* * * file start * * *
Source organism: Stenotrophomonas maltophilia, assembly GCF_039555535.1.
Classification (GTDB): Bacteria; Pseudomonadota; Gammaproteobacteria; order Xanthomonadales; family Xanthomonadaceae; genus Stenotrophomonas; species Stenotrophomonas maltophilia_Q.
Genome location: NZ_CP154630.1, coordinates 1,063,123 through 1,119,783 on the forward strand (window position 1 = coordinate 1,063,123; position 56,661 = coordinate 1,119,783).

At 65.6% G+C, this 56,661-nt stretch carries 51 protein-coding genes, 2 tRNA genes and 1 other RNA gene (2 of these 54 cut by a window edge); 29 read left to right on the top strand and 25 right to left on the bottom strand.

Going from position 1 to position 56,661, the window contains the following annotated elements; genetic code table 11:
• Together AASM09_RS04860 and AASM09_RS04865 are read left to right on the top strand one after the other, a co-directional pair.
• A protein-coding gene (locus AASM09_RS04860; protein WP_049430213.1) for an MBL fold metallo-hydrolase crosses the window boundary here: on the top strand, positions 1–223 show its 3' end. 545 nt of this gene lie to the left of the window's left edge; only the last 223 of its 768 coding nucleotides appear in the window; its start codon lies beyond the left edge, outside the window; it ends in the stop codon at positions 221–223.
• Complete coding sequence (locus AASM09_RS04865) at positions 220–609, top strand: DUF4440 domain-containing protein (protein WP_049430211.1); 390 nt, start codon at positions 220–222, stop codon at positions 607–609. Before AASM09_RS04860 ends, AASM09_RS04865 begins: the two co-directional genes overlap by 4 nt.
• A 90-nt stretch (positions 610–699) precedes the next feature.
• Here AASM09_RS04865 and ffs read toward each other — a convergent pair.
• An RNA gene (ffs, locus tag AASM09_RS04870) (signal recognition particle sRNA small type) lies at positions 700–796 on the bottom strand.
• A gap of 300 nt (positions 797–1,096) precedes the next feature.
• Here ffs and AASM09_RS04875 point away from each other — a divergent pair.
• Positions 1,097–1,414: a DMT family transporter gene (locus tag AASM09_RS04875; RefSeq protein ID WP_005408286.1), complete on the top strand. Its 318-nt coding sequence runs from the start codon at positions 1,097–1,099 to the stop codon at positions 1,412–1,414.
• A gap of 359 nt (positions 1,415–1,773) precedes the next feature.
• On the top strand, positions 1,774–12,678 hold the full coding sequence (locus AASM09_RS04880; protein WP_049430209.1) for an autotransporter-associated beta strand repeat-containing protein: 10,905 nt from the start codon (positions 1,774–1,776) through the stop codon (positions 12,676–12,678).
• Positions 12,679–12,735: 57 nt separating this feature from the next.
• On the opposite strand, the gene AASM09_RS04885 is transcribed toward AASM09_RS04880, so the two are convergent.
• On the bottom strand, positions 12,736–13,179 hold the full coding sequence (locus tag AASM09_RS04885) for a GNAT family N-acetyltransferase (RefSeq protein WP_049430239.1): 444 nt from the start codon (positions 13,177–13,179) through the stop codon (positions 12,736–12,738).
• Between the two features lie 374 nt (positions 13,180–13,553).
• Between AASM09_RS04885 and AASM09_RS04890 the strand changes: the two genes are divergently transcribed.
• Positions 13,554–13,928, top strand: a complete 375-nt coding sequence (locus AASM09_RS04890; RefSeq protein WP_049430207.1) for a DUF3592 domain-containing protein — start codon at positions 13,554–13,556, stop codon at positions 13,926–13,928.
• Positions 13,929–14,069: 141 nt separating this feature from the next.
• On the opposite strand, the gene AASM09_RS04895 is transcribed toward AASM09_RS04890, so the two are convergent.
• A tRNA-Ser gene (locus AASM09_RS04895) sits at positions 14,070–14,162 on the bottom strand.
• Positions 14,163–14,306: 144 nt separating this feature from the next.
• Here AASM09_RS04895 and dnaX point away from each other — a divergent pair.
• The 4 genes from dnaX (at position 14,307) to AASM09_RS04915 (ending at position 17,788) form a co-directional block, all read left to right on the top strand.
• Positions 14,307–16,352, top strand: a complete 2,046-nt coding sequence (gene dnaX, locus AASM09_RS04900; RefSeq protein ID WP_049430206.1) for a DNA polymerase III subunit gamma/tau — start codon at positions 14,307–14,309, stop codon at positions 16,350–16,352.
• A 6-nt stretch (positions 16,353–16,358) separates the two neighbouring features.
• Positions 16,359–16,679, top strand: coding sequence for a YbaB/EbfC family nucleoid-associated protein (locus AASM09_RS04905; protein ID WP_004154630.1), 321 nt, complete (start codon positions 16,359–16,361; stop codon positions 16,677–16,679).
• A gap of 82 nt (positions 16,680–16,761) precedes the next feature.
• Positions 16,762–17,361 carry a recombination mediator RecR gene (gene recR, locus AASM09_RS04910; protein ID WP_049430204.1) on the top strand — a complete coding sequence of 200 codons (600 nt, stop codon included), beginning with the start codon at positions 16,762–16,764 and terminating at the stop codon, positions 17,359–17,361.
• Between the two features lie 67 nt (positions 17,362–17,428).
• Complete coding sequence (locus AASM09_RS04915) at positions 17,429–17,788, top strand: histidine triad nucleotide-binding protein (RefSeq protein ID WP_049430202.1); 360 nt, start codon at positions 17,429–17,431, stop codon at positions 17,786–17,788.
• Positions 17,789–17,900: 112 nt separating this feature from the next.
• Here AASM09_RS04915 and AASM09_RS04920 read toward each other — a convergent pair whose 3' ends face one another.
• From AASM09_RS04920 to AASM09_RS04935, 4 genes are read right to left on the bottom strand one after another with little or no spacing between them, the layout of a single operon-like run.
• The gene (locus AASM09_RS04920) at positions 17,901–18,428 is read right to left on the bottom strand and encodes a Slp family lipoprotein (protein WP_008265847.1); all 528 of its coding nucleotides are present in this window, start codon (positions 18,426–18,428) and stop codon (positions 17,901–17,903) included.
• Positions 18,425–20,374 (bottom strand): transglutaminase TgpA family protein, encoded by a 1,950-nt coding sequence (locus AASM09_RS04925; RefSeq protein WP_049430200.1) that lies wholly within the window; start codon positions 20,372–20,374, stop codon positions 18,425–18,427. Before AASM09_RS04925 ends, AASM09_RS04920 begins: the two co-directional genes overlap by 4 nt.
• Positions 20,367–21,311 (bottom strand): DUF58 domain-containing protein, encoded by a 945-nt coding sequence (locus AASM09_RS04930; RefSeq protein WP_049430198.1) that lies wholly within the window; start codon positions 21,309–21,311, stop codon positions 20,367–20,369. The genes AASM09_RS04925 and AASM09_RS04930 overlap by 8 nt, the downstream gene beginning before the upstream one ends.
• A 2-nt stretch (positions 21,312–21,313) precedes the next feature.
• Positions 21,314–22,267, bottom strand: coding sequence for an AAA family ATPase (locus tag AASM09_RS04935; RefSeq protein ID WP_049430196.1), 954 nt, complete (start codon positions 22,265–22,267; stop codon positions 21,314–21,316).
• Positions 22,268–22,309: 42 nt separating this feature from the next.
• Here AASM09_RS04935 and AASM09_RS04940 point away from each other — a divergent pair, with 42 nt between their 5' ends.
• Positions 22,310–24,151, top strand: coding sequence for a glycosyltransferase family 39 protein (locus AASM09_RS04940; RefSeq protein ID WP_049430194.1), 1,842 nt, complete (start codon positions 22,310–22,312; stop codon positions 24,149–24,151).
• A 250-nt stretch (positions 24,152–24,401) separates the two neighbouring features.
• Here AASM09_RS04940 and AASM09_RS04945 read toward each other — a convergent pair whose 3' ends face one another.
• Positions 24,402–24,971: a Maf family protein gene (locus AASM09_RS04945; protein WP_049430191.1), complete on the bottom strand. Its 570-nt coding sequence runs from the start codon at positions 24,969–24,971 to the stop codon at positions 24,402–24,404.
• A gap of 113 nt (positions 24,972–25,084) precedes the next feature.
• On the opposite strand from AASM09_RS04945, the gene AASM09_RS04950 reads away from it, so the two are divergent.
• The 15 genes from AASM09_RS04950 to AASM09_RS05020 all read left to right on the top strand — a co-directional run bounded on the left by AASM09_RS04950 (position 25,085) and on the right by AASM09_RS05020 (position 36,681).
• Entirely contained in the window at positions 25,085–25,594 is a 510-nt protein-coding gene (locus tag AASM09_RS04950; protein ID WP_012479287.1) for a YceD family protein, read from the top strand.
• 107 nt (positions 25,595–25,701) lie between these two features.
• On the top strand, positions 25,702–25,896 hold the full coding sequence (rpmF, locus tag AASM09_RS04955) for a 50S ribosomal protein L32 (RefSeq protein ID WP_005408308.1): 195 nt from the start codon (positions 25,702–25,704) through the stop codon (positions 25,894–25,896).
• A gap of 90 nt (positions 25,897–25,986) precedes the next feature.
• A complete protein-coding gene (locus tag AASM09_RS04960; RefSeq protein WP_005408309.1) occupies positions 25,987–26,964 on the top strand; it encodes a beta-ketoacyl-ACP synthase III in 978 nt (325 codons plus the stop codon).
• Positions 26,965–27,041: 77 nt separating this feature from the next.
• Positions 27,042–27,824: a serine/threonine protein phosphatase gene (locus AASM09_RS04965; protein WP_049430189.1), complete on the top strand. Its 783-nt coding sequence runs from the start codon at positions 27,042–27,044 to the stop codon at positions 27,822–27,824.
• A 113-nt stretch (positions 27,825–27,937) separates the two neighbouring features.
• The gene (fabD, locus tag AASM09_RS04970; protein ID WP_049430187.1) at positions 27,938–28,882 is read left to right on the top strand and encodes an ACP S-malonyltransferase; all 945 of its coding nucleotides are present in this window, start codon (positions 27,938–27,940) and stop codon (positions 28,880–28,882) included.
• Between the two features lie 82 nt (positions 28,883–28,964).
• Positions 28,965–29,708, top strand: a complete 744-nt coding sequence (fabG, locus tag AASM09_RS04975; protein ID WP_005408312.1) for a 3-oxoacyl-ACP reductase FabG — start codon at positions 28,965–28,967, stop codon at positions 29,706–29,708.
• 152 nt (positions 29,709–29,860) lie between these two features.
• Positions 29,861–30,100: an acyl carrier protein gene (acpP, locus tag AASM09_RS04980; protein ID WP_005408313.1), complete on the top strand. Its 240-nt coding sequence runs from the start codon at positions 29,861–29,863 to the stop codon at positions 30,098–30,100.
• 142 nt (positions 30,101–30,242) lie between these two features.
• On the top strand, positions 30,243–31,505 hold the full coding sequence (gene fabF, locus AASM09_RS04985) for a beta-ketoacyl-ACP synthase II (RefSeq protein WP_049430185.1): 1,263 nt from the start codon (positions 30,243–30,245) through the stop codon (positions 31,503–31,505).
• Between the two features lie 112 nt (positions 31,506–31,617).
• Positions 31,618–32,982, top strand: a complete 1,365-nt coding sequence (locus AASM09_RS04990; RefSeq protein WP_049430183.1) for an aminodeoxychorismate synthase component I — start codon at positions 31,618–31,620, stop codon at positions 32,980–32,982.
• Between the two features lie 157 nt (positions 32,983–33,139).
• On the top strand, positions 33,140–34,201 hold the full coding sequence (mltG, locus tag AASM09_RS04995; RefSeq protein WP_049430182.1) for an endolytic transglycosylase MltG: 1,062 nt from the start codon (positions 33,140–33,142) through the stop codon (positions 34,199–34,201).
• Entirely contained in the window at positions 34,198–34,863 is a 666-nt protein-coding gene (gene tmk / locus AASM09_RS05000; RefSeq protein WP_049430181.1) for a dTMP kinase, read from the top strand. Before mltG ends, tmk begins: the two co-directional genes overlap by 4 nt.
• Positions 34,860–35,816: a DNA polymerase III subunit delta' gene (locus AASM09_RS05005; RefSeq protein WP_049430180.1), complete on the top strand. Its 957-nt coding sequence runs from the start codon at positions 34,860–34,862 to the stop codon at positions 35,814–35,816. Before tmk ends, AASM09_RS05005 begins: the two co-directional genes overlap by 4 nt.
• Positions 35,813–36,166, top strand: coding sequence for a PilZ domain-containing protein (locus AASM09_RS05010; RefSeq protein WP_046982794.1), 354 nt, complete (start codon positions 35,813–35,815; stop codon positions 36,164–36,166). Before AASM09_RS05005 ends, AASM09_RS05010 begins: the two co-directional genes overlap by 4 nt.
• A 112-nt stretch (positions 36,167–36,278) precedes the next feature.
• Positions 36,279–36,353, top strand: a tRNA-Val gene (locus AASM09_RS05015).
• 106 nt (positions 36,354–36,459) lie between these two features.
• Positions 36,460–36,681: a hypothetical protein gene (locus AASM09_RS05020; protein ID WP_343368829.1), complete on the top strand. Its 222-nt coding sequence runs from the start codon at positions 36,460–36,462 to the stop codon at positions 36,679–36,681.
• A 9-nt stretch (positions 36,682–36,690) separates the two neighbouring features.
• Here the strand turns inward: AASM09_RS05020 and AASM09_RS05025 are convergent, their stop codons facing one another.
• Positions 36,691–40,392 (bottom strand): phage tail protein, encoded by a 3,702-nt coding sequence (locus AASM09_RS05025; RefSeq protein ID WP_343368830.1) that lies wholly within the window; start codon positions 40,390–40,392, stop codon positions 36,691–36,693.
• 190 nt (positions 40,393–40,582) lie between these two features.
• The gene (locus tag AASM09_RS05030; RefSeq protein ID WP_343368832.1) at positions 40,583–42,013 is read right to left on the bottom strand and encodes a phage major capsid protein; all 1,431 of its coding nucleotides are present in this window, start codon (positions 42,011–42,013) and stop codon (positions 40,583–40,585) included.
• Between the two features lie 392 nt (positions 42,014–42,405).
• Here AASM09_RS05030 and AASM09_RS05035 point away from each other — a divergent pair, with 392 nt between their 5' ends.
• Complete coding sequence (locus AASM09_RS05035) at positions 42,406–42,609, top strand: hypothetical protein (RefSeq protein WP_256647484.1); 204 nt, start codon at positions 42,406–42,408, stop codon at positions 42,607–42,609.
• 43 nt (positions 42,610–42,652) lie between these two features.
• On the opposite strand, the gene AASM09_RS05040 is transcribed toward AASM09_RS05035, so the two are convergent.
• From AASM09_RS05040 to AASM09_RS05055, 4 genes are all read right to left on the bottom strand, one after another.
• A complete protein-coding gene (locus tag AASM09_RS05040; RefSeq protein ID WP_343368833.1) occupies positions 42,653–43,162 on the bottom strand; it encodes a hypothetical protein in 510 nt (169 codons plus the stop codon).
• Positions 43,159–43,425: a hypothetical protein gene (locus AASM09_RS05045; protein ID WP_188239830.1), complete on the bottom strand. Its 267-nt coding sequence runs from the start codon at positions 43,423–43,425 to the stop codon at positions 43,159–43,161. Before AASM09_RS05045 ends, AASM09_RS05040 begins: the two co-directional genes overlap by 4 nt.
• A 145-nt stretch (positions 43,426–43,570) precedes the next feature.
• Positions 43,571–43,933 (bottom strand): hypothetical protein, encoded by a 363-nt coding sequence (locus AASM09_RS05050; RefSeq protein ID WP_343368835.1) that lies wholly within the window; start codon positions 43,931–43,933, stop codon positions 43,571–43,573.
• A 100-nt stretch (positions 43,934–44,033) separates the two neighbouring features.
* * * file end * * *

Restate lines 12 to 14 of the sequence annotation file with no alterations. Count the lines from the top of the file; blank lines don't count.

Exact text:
• A gap of 300 nt (positions 797–1,096) precedes the next feature.
• Here ffs and AASM09_RS04875 point away from each other — a divergent pair.
• Positions 1,097–1,414: a DMT family transporter gene (locus tag AASM09_RS04875; RefSeq protein ID WP_005408286.1), complete on the top strand. Its 318-nt coding sequence runs from the start codon at positions 1,097–1,099 to the stop codon at positions 1,412–1,414.